Starting in 1985 with a 750 that was a racer replica, it has been made in race-ready sizes from 50CC all the way up to a 1300CC variant known as the Hayabusa. The 750 and 1000 CC variants are pretty close to SuperSport Class racers and the handling and acceleration of the 600CC and larger models are usually better than all but the most skilled operator can fully utilize.
15 Honda VF And VFR
Honda threw down in the 1980s with a series V4 engined sportbikes that went in a significantly different direction than the other brands. Unlike Suzuki which had already switched to a lightweight aluminum frame for their upper echelon models, Honda stayed with steel ‘“featherbed-style” frames for a while before switching to lightweight parameter frames.
With several models available from 250, 500, 700, 750, 1000, the model like the GSXR lives on today as VFR 800 and VFR 1200. These bikes compete these days, not as “Super Sports” competition models but as serious sport-tourers for guys who like to go fast and make use of all the weight being strategically located for best balance.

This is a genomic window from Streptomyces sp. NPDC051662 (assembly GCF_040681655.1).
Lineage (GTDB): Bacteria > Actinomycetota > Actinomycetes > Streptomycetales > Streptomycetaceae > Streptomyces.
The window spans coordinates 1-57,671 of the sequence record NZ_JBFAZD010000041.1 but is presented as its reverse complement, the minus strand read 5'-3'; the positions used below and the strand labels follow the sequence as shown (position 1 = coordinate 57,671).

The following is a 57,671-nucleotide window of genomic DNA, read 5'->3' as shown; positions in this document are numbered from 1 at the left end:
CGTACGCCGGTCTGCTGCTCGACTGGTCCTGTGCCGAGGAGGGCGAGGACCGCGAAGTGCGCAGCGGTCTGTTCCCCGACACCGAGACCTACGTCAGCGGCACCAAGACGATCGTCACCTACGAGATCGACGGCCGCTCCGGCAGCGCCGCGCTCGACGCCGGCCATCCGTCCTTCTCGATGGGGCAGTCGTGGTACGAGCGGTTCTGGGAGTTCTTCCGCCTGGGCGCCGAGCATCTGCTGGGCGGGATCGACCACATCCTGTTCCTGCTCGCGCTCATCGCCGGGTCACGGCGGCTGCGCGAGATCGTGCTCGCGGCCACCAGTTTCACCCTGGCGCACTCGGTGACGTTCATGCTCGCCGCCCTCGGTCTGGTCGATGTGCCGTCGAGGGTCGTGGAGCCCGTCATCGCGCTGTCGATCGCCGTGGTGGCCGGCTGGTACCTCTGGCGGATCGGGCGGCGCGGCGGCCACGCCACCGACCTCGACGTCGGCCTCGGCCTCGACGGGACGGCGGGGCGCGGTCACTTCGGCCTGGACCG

14 Yamaha FZR And YZF Series
Yamaha was 5 years behind the other 3 makes and was still selling turbocharged air-cooled 4-cylinder muscle bikes as their top performers until 1989, when that all changed with the introduction of The FZR 600 and 1000.
To save cost, the first 600 models came with a steel parameter frame while the 1000cc had the nicer aluminum frame. They couldn’t build these things fast enough to meet demand. Later, like their competition, smaller sizes were sold outside western markets.
The FZR series got renamed the YZF series with designations known as “R” 1,2,3, etc to denote size and era. Basically they are all the same lineage. The bike at all levels is a racer replica and is a no-compromise design.
13 Honda CBR Series